While new file-sharing sites appear on a regular basis, it’s reasonably rare for fresh torrent sites to fill a niche in an effective and public fashion. PublicHD was a site that bucked that trend, in part by delivering focused content rather than simply making existing material searchable.
From a standing start, during the last quarter of 2012 PublicHD’s popularity skyrocketed. Concentrating on movie rips at the higher end of the quality spectrum, PublicHD grew steadily throughout 2013, a trend that continued – blips aside – into the first few months of this year.
Then yesterday, without warning, PublicHD simply disappeared and into today the site is still inaccessible via its main Swedish domain, .EU alternative, or official proxy. There has been no official announcement or explanation. Needless to say, currently there are plenty of worried users.
Of course, sites go offline for technical reasons all the time, and it may yet transpire that PublicHD has had some serious technical issues. The signs, however, are less than encouraging. The first logical places for users to check for status updates are PublicHD’s Twitter and Facebook accounts but just like the main site, they have completely disappeared.
Since PublicHD is, as its name suggests, a public site, its activities can be seen not only on its own domain but on other torrent sites too. For example, The Pirate Bay has a user account by the name of DibyaTPB, which is believed to be a PublicHD auto-uploading bot. After making hundreds of releases and rarely if ever having a break, yesterday DibyaTPB fell silent, indicating that the site is indeed completely offline.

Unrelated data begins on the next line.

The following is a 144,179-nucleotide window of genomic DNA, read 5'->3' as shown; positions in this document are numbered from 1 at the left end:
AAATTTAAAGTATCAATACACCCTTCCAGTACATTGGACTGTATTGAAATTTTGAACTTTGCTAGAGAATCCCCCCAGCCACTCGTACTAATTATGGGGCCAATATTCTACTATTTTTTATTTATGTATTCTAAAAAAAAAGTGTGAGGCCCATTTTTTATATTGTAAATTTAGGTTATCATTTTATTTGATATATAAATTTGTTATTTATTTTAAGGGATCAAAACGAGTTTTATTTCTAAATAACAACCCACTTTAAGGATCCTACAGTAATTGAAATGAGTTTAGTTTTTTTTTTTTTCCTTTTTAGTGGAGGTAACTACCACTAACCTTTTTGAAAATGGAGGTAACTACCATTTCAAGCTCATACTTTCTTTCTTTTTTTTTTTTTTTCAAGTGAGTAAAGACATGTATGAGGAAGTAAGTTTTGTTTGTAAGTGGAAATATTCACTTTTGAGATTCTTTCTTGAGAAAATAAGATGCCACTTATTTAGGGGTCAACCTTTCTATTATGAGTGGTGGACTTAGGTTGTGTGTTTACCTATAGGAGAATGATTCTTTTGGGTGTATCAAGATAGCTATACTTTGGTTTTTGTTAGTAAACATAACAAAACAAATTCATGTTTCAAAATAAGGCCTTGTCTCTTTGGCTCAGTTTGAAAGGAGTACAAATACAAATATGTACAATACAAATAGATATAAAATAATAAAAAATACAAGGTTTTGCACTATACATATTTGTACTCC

Furthermore, BOZX, another Pirate Bay account associated with PublicHD, also went quiet on Saturday. And, after 19,199 uploads, the corresponding account for BOZX on KickassTorrents was silenced too. At some point, it’s not clear when, the account was also renamed.
The disappearance of PublicHD is even more puzzling given that earlier this month the site’s operators were planning new and bigger things.
“Soon we are a going to have a makeover and a brand new PublicHD with tons of new features and stronger security system,” they said in an announcement.
It’s certainly feasible that the upgrades are underway now, but why that would go hand in hand with PublicHD’s decision to disappear themselves from social media thus keeping their users entirely in the dark makes little sense.
Rightsholders have issued a steady stream of complaints against PublicHD to Google since late 2012 but since the start of 2014 the number being processed has steadily increased, with April and May being the most active months in the site’s history.